By this time Tanya was sick with a bad cold. So we stayed in L'viv for four more days. Got a visit with a friend who had moved her family from Kyiv for the duration and was working on line. Tanya felt better finally and we went to the train station to go to Poland. The place was packed. Mostly women, children and old people.  It took from 10:30 in the morning until noon before we got on a train. We were sent to the last car, reserved for International passports. Black, brown, and Chinese, mostly students, a few Eastern Europeans. It was another two hours before we left and we stopped for an hour or two at a couple places to let trains ahead of us clear.

We got to Przemysl where we were to clear immigration into Poland and sat. And sat. And sat. Close to midnight they let us off at the very last. Took a few minutes to get our passports stamped and we grabbed a bus to Warsaw. The driver was in no hurry and we stopped at a "market" about half way. Everything was free. Clothes, especially for kids, toys, baby carriages and strollers, and food no end. If you are looking to donate to a good cause, the  World Central Kitchen is always in need of money and volunteers. They have fed 25 million meals to Ukrainians fleeing the war. Including to us.

Everyone on our bus except Tanya and I and another woman got off at the hostel in Warsaw. The hostel was a converted exhibition centre. Imagine several buildings the size of hockey arenas. The woman who was headed to her "dacha" in Egypt told us of a good hotel in the middle of the city so we took a taxi with her to the Hotel Metropol and registered. It was noon Saturday. By this time I was sick with Tanya's cold.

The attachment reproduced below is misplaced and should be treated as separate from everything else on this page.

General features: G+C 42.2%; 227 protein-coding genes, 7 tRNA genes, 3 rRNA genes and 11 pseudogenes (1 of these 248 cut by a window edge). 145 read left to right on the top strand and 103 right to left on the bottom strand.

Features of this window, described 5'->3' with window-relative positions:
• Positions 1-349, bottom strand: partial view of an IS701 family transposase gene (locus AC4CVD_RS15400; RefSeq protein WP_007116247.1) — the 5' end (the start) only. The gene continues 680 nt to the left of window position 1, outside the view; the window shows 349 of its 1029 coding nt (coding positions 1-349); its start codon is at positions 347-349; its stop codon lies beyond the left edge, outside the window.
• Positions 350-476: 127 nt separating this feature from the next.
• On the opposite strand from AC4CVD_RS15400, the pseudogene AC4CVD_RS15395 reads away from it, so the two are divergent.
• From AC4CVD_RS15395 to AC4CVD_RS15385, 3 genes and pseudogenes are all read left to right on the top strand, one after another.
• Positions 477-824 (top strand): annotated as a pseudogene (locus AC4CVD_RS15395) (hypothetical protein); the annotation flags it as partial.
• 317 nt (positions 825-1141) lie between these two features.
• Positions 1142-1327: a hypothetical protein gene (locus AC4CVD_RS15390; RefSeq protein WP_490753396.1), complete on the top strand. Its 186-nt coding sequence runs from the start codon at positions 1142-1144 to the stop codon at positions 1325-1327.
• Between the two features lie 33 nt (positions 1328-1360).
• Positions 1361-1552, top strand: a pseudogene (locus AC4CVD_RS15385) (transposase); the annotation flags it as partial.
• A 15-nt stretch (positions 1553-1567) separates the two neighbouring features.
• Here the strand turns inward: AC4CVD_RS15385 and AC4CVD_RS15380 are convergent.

Tried to book KLM Warsaw to Calgary for Wednesday. Credit card was rejected so I got my daughter in Regina to book the tickets using my credit card. That worked. Since we needed a negative  Covid test to get into Canada we walked to the nearest official testing office a few blocks away and both tested positive. So that's what our colds were! We were triple vaxxed so symptoms were mild compared to what they might have been. I got my daughter to move the flight dates 7 days.

Our hotel was on the corner of two main drags in central Warsaw. The day Biden was in town the convoys and sirens went all day and all night passed our hotel.

We sat in our hotel room for a week. Didn't explain why, but we wore our masks to breakfast and shopping for food. Free Wi-Fi was a God-send. Sunday we did the quick at home test. Tanya was negative. Not holding much hope, I went for my test and was still positive. Postponed the flights another week. Got to hate that hotel room. This time I tested negative and we were off for home. Stop over in Amsterdam. Huge airport where a bottle of water and one of juice cost 20 Euros.